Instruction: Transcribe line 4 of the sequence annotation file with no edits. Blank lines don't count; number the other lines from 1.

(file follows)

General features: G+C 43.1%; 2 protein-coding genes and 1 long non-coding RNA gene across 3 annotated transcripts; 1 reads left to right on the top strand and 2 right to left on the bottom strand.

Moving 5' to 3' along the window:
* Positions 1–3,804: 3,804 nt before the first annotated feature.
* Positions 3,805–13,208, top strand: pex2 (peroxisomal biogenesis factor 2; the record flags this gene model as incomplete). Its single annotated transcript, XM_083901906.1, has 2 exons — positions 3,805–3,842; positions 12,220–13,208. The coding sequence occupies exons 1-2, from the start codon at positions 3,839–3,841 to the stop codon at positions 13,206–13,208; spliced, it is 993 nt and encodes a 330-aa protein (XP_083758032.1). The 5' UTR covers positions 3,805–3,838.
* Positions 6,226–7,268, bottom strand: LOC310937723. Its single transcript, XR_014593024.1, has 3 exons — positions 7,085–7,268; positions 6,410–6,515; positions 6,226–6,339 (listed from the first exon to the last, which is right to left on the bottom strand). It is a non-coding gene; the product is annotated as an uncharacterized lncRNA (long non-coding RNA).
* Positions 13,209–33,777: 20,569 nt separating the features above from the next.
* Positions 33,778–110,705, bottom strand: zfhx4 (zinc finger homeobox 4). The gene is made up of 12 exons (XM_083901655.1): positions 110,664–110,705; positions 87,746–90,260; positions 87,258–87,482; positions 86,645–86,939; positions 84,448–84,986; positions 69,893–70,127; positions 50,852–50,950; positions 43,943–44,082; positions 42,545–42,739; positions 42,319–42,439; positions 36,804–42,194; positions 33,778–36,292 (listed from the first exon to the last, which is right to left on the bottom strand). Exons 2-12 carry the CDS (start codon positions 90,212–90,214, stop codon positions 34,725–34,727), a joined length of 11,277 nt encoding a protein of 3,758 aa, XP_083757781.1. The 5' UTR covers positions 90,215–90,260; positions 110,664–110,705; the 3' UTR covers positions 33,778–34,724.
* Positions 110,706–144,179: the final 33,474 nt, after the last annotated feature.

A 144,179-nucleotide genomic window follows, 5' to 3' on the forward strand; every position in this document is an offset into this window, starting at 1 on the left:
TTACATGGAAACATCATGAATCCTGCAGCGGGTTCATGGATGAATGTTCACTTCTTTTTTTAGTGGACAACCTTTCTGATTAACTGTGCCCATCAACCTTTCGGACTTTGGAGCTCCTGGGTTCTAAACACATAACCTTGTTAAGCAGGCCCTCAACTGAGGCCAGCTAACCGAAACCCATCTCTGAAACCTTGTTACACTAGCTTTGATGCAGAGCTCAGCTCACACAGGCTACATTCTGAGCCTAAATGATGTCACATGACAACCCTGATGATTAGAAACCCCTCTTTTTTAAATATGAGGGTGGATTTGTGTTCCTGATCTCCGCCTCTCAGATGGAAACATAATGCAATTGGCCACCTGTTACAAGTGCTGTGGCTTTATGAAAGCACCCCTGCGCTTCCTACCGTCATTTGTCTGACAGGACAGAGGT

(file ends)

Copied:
* Positions 3,805–13,208, top strand: pex2 (peroxisomal biogenesis factor 2; the record flags this gene model as incomplete). Its single annotated transcript, XM_083901906.1, has 2 exons — positions 3,805–3,842; positions 12,220–13,208. The coding sequence occupies exons 1-2, from the start codon at positions 3,839–3,841 to the stop codon at positions 13,206–13,208; spliced, it is 993 nt and encodes a 330-aa protein (XP_083758032.1). The 5' UTR covers positions 3,805–3,838.